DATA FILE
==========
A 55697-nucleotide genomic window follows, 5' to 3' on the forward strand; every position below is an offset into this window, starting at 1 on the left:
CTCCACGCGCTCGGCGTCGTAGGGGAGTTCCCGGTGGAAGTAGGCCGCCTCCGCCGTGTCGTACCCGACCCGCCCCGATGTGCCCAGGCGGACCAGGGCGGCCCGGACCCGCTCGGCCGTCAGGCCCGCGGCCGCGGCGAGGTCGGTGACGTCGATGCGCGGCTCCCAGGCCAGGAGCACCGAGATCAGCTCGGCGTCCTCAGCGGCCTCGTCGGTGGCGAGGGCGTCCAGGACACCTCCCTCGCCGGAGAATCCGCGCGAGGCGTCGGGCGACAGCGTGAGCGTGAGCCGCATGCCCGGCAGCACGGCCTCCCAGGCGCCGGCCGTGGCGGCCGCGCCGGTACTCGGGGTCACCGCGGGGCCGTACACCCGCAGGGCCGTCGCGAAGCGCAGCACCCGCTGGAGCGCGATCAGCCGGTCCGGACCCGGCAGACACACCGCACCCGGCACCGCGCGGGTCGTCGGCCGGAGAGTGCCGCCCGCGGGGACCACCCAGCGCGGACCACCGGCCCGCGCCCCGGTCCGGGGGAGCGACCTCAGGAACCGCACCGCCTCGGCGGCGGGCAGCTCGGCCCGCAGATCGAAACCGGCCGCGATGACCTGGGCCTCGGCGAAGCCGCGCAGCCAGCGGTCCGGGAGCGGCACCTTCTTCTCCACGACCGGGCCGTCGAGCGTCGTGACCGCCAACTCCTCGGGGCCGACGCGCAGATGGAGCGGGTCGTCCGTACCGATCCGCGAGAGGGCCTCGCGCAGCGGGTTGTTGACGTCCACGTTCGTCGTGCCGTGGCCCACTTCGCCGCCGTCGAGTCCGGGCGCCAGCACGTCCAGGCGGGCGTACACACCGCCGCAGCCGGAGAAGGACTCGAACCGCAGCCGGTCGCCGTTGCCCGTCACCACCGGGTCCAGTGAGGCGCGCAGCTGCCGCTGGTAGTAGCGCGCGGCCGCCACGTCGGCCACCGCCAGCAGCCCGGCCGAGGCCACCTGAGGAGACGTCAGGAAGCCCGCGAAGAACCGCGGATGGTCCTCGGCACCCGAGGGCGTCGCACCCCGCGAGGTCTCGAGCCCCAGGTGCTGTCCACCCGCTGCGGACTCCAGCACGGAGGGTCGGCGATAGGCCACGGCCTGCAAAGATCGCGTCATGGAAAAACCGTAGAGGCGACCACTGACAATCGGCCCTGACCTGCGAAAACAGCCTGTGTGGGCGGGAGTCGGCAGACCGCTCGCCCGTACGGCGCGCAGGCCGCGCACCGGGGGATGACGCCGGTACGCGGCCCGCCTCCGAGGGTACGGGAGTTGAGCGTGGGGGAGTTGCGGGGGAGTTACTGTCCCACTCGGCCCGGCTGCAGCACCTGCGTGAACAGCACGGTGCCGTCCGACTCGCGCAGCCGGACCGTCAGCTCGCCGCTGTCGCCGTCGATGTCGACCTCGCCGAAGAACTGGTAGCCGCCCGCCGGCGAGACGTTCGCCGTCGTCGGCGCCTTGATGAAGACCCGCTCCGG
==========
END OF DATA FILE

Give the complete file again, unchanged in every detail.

A 55697-nucleotide genomic window follows, 5' to 3' on the forward strand; every position below is an offset into this window, starting at 1 on the left:
CTCCACGCGCTCGGCGTCGTAGGGGAGTTCCCGGTGGAAGTAGGCCGCCTCCGCCGTGTCGTACCCGACCCGCCCCGATGTGCCCAGGCGGACCAGGGCGGCCCGGACCCGCTCGGCCGTCAGGCCCGCGGCCGCGGCGAGGTCGGTGACGTCGATGCGCGGCTCCCAGGCCAGGAGCACCGAGATCAGCTCGGCGTCCTCAGCGGCCTCGTCGGTGGCGAGGGCGTCCAGGACACCTCCCTCGCCGGAGAATCCGCGCGAGGCGTCGGGCGACAGCGTGAGCGTGAGCCGCATGCCCGGCAGCACGGCCTCCCAGGCGCCGGCCGTGGCGGCCGCGCCGGTACTCGGGGTCACCGCGGGGCCGTACACCCGCAGGGCCGTCGCGAAGCGCAGCACCCGCTGGAGCGCGATCAGCCGGTCCGGACCCGGCAGACACACCGCACCCGGCACCGCGCGGGTCGTCGGCCGGAGAGTGCCGCCCGCGGGGACCACCCAGCGCGGACCACCGGCCCGCGCCCCGGTCCGGGGGAGCGACCTCAGGAACCGCACCGCCTCGGCGGCGGGCAGCTCGGCCCGCAGATCGAAACCGGCCGCGATGACCTGGGCCTCGGCGAAGCCGCGCAGCCAGCGGTCCGGGAGCGGCACCTTCTTCTCCACGACCGGGCCGTCGAGCGTCGTGACCGCCAACTCCTCGGGGCCGACGCGCAGATGGAGCGGGTCGTCCGTACCGATCCGCGAGAGGGCCTCGCGCAGCGGGTTGTTGACGTCCACGTTCGTCGTGCCGTGGCCCACTTCGCCGCCGTCGAGTCCGGGCGCCAGCACGTCCAGGCGGGCGTACACACCGCCGCAGCCGGAGAAGGACTCGAACCGCAGCCGGTCGCCGTTGCCCGTCACCACCGGGTCCAGTGAGGCGCGCAGCTGCCGCTGGTAGTAGCGCGCGGCCGCCACGTCGGCCACCGCCAGCAGCCCGGCCGAGGCCACCTGAGGAGACGTCAGGAAGCCCGCGAAGAACCGCGGATGGTCCTCGGCACCCGAGGGCGTCGCACCCCGCGAGGTCTCGAGCCCCAGGTGCTGTCCACCCGCTGCGGACTCCAGCACGGAGGGTCGGCGATAGGCCACGGCCTGCAAAGATCGCGTCATGGAAAAACCGTAGAGGCGACCACTGACAATCGGCCCTGACCTGCGAAAACAGCCTGTGTGGGCGGGAGTCGGCAGACCGCTCGCCCGTACGGCGCGCAGGCCGCGCACCGGGGGATGACGCCGGTACGCGGCCCGCCTCCGAGGGTACGGGAGTTGAGCGTGGGGGAGTTGCGGGGGAGTTACTGTCCCACTCGGCCCGGCTGCAGCACCTGCGTGAACAGCACGGTGCCGTCCGACTCGCGCAGCCGGACCGTCAGCTCGCCGCTGTCGCCGTCGATGTCGACCTCGCCGAAGAACTGGTAGCCGCCCGCCGGCGAGACGTTCGCCGTCGTCGGCGCCTTGATGAAGACCCGCTCCGG